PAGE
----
Flip Cookbook

Girl geek foodies making healthy cooking fun and easy.

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Punjabi Kadhi with Pakoras

On August 5th a tragic shooting occurred in Wisconsin, US. For those of you who don’t live in the US, a Sikh temple was attacked and 6 Sikhs were shot and killed. It reminded me again of how fragile our world is. In what probably felt like an eternity for the victims, but in actuality just few minutes, lives were taken. Lives of loved ones. Lives.

The Sikhs as a community are one of the most loyal and jovial people I’ve ever come across. I’ve known many Sikhs in my life and every interaction with any one of them has left me smiling. I still remember the first Sikh I ever really interacted with. She was a girl in my 5th grade class in southern California. I was amazed with her thick hair that flowed down past her waist. At the time I had no clue of how to deal with hair even longer than my shoulders. Heh, I still remember asking her how in the world she managed it. The answer – pretty much she just could and thought of no reason why I couldn’t do the same.

Sikhism, the religion of Sikhs and the temple that was attacked has it’s origin in 15th century Punjab (now the state of Punjab in India and Pakistan). As most religions, you can find people practicing Sikhism all over the world. However, India still has the largest population of Sikhs followed by UK, Canada and the United States.

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Rajasthani Gatta

There comes a point in your life when you decide to change your diet in some way for health or social reasons. It could be as small as drinking more water or as big as cutting out gluten completely. Either way it feels like you’re venturing off the beaten path. That suddenly you have to figure out a whole new way of sustaining yourself. Often the stress of figuring out how to make this change is what leads many to go back to their original way of living. I’d like to propose to you that the change you’re trying to make is in fact not off the beaten path. The problem of figuring out how to live with the new changes in your diet has been solved and all you need to do is apply the existing solution to your life.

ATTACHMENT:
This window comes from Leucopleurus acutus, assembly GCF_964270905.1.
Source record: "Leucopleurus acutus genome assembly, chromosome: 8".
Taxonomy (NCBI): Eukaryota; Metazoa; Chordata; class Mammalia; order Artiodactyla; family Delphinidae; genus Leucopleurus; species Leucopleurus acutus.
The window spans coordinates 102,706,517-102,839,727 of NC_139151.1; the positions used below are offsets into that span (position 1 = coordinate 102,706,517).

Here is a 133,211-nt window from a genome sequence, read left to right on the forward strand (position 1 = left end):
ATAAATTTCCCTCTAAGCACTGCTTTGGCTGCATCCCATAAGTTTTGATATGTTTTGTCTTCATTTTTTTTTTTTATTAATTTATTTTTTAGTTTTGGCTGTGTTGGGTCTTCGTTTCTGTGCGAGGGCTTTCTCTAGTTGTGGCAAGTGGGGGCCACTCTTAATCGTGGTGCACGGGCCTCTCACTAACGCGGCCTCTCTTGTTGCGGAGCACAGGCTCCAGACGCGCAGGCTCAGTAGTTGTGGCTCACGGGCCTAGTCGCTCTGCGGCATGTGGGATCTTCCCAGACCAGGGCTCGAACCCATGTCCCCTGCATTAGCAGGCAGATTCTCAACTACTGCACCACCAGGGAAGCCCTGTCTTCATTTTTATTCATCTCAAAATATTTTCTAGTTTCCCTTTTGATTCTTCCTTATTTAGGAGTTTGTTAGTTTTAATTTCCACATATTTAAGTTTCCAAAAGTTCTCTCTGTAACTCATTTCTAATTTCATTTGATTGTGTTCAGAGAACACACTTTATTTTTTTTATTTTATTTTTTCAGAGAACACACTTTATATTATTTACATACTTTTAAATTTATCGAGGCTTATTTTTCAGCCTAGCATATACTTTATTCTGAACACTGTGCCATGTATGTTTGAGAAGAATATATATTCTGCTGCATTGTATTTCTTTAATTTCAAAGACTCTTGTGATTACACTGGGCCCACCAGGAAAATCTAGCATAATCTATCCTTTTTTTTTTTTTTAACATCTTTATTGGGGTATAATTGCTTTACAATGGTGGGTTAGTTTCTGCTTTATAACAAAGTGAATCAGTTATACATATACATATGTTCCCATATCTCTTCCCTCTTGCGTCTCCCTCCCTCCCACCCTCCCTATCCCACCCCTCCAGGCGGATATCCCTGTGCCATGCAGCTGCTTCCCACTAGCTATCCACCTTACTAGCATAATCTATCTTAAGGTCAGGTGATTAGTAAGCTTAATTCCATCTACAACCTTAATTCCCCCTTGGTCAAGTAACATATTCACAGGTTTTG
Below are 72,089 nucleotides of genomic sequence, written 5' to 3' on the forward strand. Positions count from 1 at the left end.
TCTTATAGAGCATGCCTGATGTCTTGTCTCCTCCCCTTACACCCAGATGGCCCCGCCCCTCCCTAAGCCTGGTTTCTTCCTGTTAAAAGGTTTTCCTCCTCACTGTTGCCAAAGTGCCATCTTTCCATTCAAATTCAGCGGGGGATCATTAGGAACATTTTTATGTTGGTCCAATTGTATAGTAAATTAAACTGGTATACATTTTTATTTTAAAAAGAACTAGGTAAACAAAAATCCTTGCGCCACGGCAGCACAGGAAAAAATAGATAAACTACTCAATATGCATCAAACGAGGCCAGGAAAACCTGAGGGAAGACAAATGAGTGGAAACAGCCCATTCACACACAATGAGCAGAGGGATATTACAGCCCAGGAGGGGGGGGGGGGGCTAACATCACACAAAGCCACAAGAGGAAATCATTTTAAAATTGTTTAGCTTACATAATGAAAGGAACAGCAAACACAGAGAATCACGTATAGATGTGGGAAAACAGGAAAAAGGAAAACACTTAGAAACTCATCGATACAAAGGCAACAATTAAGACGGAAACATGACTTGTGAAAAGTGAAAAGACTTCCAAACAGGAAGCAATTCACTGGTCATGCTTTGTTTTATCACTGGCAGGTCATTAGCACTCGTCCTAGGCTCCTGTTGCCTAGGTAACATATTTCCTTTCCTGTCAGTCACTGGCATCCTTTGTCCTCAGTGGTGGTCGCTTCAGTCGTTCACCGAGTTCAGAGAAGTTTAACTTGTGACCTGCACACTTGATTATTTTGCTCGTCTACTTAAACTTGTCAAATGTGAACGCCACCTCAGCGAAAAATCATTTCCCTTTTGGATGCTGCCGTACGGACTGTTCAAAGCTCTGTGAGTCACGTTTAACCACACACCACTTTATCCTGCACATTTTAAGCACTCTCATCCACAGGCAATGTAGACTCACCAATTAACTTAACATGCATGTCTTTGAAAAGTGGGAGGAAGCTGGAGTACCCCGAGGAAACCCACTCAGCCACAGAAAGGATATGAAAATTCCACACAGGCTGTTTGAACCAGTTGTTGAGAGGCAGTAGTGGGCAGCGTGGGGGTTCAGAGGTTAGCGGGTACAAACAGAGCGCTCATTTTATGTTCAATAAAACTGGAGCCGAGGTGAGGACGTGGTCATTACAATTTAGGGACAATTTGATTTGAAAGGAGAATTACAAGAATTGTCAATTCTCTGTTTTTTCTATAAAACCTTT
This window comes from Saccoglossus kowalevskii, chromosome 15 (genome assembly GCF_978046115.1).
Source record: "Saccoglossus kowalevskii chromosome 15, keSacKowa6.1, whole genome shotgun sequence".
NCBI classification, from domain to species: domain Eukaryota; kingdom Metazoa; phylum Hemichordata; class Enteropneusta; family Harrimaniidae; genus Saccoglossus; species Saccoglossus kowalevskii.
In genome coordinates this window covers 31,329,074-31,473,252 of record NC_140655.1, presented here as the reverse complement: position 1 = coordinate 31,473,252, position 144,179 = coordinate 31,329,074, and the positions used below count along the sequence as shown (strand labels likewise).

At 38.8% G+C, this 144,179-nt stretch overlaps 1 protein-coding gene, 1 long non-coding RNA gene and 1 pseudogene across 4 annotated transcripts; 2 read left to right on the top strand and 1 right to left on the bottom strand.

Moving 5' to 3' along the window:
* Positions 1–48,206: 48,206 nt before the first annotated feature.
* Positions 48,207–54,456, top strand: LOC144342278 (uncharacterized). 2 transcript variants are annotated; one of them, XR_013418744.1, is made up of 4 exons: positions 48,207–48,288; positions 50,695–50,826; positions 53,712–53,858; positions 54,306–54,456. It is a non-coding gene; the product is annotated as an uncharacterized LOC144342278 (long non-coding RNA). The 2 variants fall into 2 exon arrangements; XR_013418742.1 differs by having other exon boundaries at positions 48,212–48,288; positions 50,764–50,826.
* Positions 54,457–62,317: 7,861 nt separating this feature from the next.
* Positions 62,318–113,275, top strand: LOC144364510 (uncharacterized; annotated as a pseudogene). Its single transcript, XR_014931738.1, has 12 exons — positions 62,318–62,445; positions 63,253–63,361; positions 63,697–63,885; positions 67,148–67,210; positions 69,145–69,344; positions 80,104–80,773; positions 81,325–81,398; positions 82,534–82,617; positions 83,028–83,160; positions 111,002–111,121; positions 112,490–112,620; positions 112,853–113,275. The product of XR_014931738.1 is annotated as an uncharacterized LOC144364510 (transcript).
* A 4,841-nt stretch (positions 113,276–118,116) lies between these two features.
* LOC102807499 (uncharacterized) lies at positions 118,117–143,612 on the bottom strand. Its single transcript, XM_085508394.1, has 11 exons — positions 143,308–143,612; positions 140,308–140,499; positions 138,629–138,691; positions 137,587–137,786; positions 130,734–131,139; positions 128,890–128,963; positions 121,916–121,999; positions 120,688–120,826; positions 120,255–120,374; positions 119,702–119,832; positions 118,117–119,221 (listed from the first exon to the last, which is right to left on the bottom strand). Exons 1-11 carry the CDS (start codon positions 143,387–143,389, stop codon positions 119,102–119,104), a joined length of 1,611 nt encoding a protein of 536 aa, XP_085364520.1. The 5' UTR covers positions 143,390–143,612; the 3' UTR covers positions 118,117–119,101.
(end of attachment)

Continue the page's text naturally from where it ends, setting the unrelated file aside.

I decided to have a gluten-free diet after having some serious health issues. The motivation to change my diet was pretty high — yet initially the change was really difficult. Every day I’d come home from work and stand in front of my refrigerator just wondering what in the world I could make for dinner. The worst part was everything that Read More

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Corn-Peanut Fritters

Ever since I saw Sinfully Spicy‘s Corn-Peanut Fritters I had to make them! Have you ever had this happen to you? You see a recipe, say on Monday, and then it stays with you… you might avoid making it because you don’t have all the ingredients, but then you cave in mid-week and go ahead, experiment and make it… enjoy and devour it!

I went ahead and modified the recipe since I had canned corn instead of fresh or frozen corn. Then I didn’t have scallions so I used red onion instead. These turned out fantastic! The only thing I would have done different would have been to make mint chutney to go with it… my oh my… I was in Pakora heaven! If you’ve ever eaten Indian food, there is a very high chance you’ve had Pakoras as appetizers. My fondest pakora memories are my mom making these with the first rain. As soon as the rainy season would hit us, so would the Pakora yumminess. The most common ones are potatoes or onions dipped in chickpea batter. Deep fried is good… Enjoy!

Corn-Peanut Fritters

Makes: about 16 pieces
Prep Time: 5 minutes
Cook Time: 10 minutes
Ready in: 30 minutes

Ingredients

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Capsicum (Bell Pepper) Besan Zhunka

A couple of weeks ago I wrote about Besan – a hidden Indian delicacy using gram flour. Here is another hidden gem using gram flour.

Just for a moment picture yourself as a typical Indian farmer. You wake up early in the morning – probably it’s around 5am. It’s a bit chilly at this point so you wrap your dark shawl around your shoulders. Perhaps a wool scarf around your ears – tied in a knot at the nape at your neck. Before you head out for your long physical day working your fields under the tropical Indian sun, you have to make your lunch. The lunch you’ll have sitting under the shade of a tree with the other local famers. Where you will trade news, gossip and tips. You start up the coal oven and decide to make yourself some veggies. It has to be something that can stay unrefrigerated at least till lunch.. something that you can put in a tiffin and not worry about it spilling out while you ride your bike over the bumpy dirt roads. And it should go well with the leftover Bhakri. What do you make?

You make the Capsicum Besan Zhunka.

This is a Read More